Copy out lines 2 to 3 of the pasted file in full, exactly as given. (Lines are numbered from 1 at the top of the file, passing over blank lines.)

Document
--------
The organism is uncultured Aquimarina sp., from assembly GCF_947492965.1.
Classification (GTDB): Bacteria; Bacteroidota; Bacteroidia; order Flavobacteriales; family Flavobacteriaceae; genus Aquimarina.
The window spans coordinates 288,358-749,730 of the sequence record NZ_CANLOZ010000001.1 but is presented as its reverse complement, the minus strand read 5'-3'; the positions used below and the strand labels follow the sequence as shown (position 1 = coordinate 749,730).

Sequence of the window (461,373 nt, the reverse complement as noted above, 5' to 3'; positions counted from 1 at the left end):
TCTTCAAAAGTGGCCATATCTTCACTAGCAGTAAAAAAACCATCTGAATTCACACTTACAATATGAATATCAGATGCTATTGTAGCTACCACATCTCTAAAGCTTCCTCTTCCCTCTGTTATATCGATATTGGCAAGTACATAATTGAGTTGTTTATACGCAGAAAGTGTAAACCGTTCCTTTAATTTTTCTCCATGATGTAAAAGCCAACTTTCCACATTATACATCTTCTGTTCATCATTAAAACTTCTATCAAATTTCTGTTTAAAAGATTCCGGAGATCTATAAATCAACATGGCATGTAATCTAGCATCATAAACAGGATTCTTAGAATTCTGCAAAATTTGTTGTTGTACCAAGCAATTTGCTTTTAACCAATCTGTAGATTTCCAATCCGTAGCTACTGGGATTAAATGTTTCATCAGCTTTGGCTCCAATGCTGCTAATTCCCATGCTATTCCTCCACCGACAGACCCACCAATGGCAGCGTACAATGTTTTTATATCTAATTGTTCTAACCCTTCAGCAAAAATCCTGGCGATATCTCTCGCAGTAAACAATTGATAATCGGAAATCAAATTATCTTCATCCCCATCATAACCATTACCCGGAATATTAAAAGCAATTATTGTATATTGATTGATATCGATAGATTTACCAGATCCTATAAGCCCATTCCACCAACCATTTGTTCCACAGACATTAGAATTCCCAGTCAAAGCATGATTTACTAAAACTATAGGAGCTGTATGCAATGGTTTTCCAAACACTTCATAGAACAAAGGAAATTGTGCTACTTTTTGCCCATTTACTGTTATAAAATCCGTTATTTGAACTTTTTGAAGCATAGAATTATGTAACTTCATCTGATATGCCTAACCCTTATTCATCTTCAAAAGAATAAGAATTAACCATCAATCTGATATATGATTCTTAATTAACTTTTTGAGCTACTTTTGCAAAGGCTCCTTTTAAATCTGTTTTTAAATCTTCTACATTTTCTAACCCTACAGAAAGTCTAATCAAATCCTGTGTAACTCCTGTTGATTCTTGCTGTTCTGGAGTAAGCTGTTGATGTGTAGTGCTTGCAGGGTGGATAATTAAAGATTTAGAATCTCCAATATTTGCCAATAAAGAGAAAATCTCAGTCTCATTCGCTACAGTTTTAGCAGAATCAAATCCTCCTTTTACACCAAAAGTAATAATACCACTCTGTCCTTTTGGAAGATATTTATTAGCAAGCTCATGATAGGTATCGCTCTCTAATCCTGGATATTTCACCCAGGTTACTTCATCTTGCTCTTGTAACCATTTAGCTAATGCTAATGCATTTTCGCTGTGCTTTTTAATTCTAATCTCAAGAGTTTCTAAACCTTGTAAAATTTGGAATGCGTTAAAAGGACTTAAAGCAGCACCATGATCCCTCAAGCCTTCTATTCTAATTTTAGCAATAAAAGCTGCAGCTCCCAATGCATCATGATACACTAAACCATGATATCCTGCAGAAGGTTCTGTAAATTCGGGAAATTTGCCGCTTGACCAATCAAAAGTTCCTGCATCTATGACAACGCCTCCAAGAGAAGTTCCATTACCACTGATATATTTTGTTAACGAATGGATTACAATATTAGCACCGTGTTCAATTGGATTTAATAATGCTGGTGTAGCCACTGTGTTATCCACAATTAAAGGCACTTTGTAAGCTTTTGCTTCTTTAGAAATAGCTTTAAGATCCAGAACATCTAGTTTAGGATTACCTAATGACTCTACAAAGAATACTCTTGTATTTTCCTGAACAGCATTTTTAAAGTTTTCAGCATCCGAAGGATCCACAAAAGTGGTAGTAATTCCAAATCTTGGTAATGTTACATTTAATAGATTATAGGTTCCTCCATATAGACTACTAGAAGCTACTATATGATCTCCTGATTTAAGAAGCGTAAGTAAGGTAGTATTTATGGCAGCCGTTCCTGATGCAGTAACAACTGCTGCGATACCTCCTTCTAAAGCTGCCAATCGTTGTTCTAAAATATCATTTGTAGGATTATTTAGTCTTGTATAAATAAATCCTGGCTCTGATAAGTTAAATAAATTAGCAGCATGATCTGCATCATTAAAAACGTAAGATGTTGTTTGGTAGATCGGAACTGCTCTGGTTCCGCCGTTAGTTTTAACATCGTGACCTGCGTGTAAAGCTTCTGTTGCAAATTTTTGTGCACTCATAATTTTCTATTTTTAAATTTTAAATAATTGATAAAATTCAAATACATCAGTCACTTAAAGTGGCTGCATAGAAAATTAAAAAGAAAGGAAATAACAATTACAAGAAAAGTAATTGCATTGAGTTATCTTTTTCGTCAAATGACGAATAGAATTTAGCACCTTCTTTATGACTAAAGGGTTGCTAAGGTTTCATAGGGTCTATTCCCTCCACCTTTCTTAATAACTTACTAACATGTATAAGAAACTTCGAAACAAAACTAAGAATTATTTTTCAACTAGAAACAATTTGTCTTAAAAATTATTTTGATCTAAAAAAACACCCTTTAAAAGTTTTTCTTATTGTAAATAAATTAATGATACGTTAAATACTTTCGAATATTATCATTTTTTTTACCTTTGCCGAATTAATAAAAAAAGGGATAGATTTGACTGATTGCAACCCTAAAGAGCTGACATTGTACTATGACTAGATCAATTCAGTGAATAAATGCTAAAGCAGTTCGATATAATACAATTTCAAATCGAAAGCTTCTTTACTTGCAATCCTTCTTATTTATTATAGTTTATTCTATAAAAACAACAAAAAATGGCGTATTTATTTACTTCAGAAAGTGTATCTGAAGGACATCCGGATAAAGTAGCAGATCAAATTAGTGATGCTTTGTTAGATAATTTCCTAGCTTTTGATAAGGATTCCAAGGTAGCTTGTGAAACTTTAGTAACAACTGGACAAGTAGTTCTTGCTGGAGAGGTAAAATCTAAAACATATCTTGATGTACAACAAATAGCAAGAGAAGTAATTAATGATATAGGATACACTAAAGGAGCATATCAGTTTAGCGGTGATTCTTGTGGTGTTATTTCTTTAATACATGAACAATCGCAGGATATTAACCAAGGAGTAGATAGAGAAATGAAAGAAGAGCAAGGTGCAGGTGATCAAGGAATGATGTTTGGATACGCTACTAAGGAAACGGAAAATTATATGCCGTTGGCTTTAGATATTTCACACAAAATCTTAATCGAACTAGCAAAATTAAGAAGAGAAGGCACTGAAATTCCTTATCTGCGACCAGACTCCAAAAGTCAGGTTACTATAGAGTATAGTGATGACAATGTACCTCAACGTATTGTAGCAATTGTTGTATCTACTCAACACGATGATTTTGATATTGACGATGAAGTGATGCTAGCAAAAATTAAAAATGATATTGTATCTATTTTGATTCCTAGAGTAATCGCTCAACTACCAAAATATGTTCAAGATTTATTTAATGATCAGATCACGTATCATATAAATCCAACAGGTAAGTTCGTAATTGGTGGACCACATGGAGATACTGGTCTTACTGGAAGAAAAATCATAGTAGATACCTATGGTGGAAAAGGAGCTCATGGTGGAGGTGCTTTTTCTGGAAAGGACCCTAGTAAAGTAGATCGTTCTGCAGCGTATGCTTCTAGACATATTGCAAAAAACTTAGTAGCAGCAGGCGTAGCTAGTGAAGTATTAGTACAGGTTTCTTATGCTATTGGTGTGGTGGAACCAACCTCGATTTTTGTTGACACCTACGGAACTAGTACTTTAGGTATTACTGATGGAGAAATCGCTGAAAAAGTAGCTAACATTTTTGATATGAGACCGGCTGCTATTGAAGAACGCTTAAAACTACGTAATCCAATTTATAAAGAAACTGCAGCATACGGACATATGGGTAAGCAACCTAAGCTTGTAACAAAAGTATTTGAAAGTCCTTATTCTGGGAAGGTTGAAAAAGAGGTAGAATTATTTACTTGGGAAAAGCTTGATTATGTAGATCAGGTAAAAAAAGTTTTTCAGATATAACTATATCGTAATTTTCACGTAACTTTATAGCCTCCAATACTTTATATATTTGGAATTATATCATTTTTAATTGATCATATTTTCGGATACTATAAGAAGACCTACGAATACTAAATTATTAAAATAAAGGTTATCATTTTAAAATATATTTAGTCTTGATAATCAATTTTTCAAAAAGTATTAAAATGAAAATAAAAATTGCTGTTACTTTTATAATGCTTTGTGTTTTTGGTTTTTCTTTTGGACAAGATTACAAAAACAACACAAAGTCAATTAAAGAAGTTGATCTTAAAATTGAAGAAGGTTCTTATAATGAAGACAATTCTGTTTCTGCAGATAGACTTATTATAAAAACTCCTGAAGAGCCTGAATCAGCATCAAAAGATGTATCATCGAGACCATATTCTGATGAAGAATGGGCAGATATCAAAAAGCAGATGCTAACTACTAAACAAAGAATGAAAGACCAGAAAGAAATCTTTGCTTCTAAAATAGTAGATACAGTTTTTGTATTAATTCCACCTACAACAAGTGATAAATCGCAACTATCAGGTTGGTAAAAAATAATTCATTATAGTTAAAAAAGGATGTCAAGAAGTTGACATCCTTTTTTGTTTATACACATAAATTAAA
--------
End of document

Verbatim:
Classification (GTDB): Bacteria; Bacteroidota; Bacteroidia; order Flavobacteriales; family Flavobacteriaceae; genus Aquimarina.
The window spans coordinates 288,358-749,730 of the sequence record NZ_CANLOZ010000001.1 but is presented as its reverse complement, the minus strand read 5'-3'; the positions used below and the strand labels follow the sequence as shown (position 1 = coordinate 749,730).